Monday, February 7, 2011

The Third Post in a Day

But this one is actually about my day.

Things I saw:

1) A person do a "farmer blow" while walking down the street on Prospect at 8:45 a.m.

2) The black part of my dog's nose fell off. Literally, the skin just oozed off. He apparently got into it with one of our cats last week for the first time in almost 10 years, and all the Neosporin and antiseptic wipes couldn't save it. He ended up at the vet today for antibiotics, where we all pitied the poor, old, sad, shaking dog. Who also gained like 4 pounds since August. So back on the Light Science Diet he goes...

3) My first birthday present arrived from my favorite folks out East. It was an awesome REI top, some honey-based protein bars (the chocolate almond cherry one got devoured on the spot!) and some special socks to wear with my Vibrams.

Things I heard:
1) A person coughing up phlegm and spitting -- repeatedly in the shower at the Urbana Aquatic Center at 11:40 a.m.

2) Ring! My doorbell at 7:45 p.m. It was the UPS man. He must be getting crazy overtime due to the fact they couldn't deliver in the snow last week, or something.

Things I thought about:

1) Do the folks at Bottenfield who qualify for the gifted program not move because they're at their neighborhood school and it's convenient? Because they don't want to send their kid to a different school once he/she have gotten used to their current school? Because they don't want to send them to schools in poorer neighborhoods? Or all of the above?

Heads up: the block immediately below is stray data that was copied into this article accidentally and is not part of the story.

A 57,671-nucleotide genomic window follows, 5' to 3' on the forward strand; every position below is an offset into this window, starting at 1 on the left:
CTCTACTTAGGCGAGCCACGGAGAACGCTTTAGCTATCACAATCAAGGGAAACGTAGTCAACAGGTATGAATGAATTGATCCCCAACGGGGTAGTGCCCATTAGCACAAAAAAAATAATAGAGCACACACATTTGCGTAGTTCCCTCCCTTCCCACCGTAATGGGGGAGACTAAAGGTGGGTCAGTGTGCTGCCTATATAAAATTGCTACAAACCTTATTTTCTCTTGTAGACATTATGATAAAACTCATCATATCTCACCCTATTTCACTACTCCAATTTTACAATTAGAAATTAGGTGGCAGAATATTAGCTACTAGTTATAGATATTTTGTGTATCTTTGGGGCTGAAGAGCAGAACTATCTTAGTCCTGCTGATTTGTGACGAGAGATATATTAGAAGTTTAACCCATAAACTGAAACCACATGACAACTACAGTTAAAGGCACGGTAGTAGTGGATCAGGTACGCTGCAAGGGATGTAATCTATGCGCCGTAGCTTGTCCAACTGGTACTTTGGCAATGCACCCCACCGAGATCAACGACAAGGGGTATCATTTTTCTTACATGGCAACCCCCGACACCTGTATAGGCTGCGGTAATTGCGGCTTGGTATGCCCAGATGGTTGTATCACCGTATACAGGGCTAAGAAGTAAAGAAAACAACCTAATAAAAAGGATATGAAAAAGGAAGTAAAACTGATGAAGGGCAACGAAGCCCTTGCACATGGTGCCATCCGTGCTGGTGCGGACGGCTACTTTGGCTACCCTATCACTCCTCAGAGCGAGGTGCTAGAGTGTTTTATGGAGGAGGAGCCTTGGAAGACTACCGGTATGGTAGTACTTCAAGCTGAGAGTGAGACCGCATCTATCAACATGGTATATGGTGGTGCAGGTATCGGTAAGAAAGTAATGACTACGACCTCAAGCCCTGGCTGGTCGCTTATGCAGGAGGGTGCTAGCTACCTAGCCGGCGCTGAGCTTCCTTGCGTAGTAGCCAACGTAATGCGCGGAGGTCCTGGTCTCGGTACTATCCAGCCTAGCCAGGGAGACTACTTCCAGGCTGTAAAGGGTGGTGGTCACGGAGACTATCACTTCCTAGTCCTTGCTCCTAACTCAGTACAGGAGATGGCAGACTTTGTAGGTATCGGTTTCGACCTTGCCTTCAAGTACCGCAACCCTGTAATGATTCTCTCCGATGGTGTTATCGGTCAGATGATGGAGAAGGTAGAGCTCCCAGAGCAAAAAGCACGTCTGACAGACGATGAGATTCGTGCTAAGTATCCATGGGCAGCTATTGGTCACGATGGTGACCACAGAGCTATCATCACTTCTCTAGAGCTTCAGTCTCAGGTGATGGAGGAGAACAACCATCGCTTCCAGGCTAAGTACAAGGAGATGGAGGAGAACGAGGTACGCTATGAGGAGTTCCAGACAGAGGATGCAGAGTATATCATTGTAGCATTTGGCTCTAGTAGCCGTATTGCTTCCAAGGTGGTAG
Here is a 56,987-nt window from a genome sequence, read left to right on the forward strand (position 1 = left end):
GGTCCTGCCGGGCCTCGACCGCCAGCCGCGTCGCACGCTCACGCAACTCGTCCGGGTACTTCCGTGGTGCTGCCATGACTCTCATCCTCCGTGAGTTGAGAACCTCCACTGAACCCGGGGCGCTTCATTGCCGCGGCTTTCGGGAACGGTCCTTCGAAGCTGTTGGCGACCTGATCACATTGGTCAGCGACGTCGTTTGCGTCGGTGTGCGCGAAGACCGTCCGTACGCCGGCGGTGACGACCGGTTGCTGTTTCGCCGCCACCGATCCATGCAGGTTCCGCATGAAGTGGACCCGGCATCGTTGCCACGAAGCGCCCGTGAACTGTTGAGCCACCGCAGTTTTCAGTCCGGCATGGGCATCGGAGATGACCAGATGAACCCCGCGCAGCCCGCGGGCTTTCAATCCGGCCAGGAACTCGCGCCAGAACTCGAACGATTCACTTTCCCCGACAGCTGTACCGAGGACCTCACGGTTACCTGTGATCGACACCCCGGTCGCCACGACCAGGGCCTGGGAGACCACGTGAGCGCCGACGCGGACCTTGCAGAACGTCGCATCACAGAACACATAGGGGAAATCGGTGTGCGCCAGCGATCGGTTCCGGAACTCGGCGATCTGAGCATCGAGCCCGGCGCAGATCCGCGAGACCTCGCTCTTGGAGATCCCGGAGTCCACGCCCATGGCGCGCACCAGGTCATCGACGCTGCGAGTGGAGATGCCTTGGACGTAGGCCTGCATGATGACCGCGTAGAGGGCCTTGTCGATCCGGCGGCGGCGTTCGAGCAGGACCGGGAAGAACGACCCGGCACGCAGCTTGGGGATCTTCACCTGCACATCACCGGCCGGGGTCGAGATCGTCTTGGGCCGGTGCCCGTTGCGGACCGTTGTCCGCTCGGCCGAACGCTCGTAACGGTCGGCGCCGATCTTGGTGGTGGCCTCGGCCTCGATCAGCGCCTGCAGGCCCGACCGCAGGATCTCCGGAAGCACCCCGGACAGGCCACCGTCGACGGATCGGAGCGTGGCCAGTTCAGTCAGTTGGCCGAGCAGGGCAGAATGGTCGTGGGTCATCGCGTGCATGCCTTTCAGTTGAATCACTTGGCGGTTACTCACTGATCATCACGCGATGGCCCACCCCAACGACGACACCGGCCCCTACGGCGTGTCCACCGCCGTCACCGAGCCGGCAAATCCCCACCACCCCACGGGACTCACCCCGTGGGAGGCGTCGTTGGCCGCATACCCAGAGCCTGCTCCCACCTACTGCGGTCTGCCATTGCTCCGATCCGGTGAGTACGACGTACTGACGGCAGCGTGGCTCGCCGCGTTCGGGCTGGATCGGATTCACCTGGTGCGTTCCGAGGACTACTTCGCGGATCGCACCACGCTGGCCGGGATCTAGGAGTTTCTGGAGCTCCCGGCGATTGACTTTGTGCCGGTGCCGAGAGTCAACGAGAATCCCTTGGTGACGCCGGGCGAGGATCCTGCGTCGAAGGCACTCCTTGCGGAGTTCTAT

2) How awful it is to realize your parents are human when you're a child. No matter how often you try, as a parent, to make them understand that even though you make mistakes... You're still the parent. There's still some sort of idealization there. Some sort of "Because you're in charge of me, you must be the smartest person in the world who knows best." My child gets really upset when I tell him I'm doing the best I can, but that I also make tons of mistakes. He tells me that's not allowed. I tell him it's not how the world works. But he so wants to put me up on that pedestal. It's just interesting because without kids -- when you mess up -- you can walk away or run away. You can break up and fall apart, and it affects you, but not too many other people. With kids -- you get to know that not only are you an idiot (and maybe even an asshole) but that you've now just completely jacked up their lives, too. It's a high bar to try to be a super parent. One you can never really hope to master or achieve. But one that is, obviously, demanded by the little person you love so much.


Anonymous said...

Hi Dana: I am aware of two additional possibilities re: your Bottenfield/gifted question -- they like the school and are satisfied with how their child's needs are being met; they have philosophical objections to the self-contained gifted concept. --Molly

The Fearless Freak said...

I tend to encourage the hero worship and tell my kids things like "I'm the greatest good you will ever know" and I actively point out that I'm the smartest person in the world. Of course, my daughter proclaims herself a genius and my son is the greatest actor to grace the stage. We aren't lacking self esteem over here, no sirree! LOL